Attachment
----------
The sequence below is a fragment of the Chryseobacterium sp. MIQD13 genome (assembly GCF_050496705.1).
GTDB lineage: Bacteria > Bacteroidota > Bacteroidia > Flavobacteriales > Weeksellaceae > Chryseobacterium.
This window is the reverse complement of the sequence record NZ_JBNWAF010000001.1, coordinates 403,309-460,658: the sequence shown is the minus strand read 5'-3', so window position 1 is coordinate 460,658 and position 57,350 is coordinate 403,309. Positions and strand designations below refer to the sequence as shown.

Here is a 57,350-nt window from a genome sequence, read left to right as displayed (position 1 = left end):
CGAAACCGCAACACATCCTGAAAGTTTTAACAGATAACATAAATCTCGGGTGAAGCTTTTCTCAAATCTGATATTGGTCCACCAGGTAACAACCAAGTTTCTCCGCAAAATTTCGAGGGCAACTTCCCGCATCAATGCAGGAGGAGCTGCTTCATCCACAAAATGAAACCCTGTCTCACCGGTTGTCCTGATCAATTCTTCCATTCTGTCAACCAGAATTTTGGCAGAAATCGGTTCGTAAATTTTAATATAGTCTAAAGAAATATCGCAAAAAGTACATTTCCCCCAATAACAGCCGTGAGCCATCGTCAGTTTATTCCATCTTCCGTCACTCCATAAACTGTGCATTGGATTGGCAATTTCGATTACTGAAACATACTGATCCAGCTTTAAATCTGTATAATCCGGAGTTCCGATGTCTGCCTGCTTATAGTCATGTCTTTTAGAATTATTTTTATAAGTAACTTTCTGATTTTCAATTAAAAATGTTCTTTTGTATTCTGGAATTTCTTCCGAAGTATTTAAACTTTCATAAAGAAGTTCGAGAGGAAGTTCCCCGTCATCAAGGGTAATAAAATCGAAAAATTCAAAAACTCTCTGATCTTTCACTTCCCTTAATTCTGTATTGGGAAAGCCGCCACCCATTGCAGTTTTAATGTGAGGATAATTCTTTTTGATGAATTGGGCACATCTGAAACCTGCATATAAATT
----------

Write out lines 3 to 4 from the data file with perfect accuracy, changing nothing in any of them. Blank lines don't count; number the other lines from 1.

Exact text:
This window is the reverse complement of the sequence record NZ_JBNWAF010000001.1, coordinates 403,309-460,658: the sequence shown is the minus strand read 5'-3', so window position 1 is coordinate 460,658 and position 57,350 is coordinate 403,309. Positions and strand designations below refer to the sequence as shown.

Here is a 57,350-nt window from a genome sequence, read left to right as displayed (position 1 = left end):